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Sealed With a Kiss by Pamela Morsi
(Avon, $5.99, PG-13) ISBN 0-380-79638-4
I like to equate Pam Morsi's books with comfortable old chairs – they're well worn and soft in all the right places. And while they might not be the most attractive, they're the ones the kids and cats fight over. I'm happy to say that the latest Morsi fits that oh so comfy mold I've come to love.

It's nearing the turn of the century when Gidry Chavis returns to the small Texas town that bears his family name. Having ridden out on a rail eight years before, Gidry has returned to Chavistown to make amends with his dying father. Unfortunately, the first person he meets up with is Prudence Belmont, the woman he jilted before setting off to explore the wild west. Prudence is now the president of the town's illustrious garden society – and a spinster. Prudence and Gidry grew up together, and she never left any doubt as to her feelings for him. Wearing her heart on her sleeve all those years ago makes it particularly awkward to face Gidry now that he's returned, repentant for his youthful mistakes, and anxious to reestablish a friendship.

Gidry is quickly welcomed back by his father, and the town. Though none of the local gossips have forgotten how he dumped Prudence with only a curt note, all are willing to admit he's grown into a fine man. He even puts little Sharpy Kilroy, the town ragamuffin, to work at the cotton gin. It's this same little boy who is secretly living in a garden shed behind Prudence's house. Every night Prudence visits Sharpy, making sure he's washed and fed, but is unwilling to risk the merciless tongues of the town by actually inviting the poor orphan into her home. On his nightly visits with his father, from a vantage point overlooking the Belmont yard, Gidry sees Prudence's furtive comings and goings. When he comes to the shocking conclusion that she's meeting a man in her shed, Gidry begins to experience more carnal notions about his one-time fiancée than he ever thought possible.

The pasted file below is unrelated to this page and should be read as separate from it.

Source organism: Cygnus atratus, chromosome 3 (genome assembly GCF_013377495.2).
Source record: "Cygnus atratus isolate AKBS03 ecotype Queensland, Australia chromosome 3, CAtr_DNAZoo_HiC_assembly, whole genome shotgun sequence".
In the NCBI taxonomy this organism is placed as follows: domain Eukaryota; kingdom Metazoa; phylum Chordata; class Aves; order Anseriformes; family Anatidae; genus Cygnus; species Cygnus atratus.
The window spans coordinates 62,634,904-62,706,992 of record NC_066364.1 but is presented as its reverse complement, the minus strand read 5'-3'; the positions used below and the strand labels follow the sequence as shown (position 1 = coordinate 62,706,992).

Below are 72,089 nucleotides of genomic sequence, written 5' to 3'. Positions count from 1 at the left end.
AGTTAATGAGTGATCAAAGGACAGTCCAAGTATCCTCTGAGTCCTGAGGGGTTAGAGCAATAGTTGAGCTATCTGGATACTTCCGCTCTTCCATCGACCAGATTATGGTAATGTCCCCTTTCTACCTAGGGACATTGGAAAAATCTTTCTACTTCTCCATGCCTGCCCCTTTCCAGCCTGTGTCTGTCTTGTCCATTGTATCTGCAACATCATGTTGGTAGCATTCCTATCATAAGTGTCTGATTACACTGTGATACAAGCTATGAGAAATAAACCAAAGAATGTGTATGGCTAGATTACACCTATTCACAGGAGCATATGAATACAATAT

Featuring one of the liveliest "losing it" scenes that I've read in quite some time, Sealed with a Kiss benefits from Morsi's trademark down-home brand of humor and sentiment. The growing affection between Prudence and Gidry is nicely juxtaposed against the secret love between Gidry's father and Prudence's maiden Aunt Hen. And, as usual, Morsi paints a colorful picture of town life, complete with gossipy old biddies and cigar-smoking town elders.

As with most of Morsi's stories, the plot takes a backseat to the characters, who in this case, are victims of both pride and prejudice. Unwilling to risk the censure of the town that sustained her following Gidry's jilting, Prudence locks up the heart she once so proudly displayed for all to see. She won't even admit to caring for the wise-before-his-age Sharpy, let alone to carrying a torch for the man who caused her greatest humiliation.

And when everyone but Prudence welcomes Gidry back to town with open arms, he grows angry. He chalks his past behavior off to the callousness of youth and assumes that, as an apology, it will suffice. Prudence, however, thinks otherwise and puts the stunned Gidry in his place by refusing his advances…for a while. The two bob and weave around each other, masking their passion as anger until the town "thief" accidentally intervenes and puts them in their rightful places.

Sealed with a Kiss is alternately charming and passionate, funny and bittersweet. As she has proven time and time again, Pamela Morsi has an undeniable talent for bringing everyday people to life in all of their ordinary glory.

--Ann McGuire

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